nutrition

Julio Ochoa/WUSF

Inside the kitchen at Bethel Community Baptist Church Boyzell Hosey and Samantha Wilson are battling for bragging rights.

When Food Stamps Pass As Tickets To Better Health

Jan 17, 2018
Courtney Perkes / Kaiser Health News

Rebeca Gonzalez grew up eating artichokes from her grandmother’s farm in the central Mexican state of Tlaxcala. But for years after emigrating to the U.S., she did not feed them to her own kids because the spiky, fibrous vegetables were too expensive on this side of the border.

Health Coach Sues Florida Department Of Health

Oct 4, 2017
wp paarz / Flickr

A Florida health coach is suing the state Department of Health because she was forced to shut down her diet advice business.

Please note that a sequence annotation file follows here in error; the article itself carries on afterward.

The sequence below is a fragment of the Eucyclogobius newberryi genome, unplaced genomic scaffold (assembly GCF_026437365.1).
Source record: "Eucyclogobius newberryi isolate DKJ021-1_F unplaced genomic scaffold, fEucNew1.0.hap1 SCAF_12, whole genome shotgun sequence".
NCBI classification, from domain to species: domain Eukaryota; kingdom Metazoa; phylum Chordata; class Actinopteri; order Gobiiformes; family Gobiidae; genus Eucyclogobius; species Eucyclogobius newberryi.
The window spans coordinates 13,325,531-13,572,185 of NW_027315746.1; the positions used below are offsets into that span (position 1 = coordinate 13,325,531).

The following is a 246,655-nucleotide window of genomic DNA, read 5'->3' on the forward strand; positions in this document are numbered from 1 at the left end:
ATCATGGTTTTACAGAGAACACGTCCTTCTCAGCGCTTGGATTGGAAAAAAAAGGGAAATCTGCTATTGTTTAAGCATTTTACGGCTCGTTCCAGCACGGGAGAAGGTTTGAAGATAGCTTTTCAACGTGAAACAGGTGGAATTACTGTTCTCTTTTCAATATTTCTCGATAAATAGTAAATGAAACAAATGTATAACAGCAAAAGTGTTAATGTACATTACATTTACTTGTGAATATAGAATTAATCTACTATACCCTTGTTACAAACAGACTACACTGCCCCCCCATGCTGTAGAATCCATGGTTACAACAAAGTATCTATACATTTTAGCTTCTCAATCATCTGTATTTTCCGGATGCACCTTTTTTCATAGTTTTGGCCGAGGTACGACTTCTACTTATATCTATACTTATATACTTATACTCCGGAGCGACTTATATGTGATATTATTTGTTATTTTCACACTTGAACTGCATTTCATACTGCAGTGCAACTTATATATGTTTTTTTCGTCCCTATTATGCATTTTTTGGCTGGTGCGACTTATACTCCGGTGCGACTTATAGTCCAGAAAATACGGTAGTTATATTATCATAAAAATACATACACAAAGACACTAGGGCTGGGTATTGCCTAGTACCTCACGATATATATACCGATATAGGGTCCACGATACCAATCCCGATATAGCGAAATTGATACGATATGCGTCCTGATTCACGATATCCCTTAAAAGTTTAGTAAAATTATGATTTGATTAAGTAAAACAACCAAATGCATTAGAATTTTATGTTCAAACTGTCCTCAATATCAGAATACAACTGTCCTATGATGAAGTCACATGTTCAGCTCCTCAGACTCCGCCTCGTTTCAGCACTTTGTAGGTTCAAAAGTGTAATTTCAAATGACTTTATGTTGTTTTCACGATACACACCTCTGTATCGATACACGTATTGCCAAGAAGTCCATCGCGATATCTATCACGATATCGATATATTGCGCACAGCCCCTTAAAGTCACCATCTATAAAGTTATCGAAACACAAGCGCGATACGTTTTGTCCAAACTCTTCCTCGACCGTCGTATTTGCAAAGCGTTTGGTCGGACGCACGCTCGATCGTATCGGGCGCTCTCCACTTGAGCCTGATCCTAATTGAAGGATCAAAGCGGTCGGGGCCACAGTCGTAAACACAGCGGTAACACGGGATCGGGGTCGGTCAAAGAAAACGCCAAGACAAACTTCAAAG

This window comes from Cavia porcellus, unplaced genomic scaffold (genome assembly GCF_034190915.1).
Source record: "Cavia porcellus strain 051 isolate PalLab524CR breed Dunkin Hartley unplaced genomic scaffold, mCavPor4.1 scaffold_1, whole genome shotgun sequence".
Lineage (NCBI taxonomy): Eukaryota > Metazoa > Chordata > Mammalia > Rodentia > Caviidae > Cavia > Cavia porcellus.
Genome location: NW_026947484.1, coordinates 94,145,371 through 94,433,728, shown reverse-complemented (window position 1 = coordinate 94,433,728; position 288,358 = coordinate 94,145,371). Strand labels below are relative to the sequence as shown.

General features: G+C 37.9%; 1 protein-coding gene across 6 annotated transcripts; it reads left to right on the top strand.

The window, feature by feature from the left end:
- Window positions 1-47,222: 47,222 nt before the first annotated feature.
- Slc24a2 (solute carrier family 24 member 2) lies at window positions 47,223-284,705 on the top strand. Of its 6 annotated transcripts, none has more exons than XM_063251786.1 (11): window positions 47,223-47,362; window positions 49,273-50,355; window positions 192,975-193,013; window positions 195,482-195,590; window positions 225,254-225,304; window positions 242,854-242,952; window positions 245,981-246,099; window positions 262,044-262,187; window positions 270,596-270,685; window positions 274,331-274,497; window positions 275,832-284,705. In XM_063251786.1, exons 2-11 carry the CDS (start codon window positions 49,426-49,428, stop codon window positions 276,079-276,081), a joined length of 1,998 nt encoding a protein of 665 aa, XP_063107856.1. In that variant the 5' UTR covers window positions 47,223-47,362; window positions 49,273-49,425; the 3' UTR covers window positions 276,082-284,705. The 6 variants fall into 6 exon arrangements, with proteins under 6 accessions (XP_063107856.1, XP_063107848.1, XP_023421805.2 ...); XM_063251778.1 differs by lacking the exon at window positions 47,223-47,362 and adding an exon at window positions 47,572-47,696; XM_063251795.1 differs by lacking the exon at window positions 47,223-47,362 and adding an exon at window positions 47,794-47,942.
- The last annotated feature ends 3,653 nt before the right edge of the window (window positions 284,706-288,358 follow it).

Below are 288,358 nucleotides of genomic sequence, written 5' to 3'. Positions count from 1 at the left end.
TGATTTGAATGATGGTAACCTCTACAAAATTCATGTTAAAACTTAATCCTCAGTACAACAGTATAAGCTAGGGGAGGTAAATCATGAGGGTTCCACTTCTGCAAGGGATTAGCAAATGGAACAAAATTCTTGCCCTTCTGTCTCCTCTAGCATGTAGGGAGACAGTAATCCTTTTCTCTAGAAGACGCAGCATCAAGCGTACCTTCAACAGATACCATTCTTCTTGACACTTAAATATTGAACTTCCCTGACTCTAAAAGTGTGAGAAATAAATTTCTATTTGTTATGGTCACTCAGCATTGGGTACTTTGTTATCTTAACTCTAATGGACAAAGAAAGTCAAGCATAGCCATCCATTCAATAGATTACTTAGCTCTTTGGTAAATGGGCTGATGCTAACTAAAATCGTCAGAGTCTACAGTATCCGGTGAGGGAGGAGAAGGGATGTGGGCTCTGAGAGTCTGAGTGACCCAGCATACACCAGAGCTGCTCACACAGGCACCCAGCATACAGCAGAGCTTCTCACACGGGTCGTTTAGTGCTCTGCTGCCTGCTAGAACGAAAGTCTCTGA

What we eat can influence more than our waistlines. It turns out, our diets also help determine what we smell like.

A recent study found that women preferred the body odor of men who ate a lot of fruits and vegetables, whereas men who ate a lot of refined carbohydrates (think bread, pasta) gave off a smell that was less appealing.

Skeptical? At first, I was, too. I thought this line of inquiry must have been dreamed up by the produce industry. (Makes a good marketing campaign, right?)

The advice to eat a healthy diet is not new. Back around 400 B.C., Hippocrates, the Greek doctor, had this missive: Let food be thy medicine.

But as a society, we've got a long way to go. About 1 out of every 2 deaths from heart disease, stroke and Type 2 diabetes in the U.S. is linked to a poor diet. That's about 1,000 deaths a day.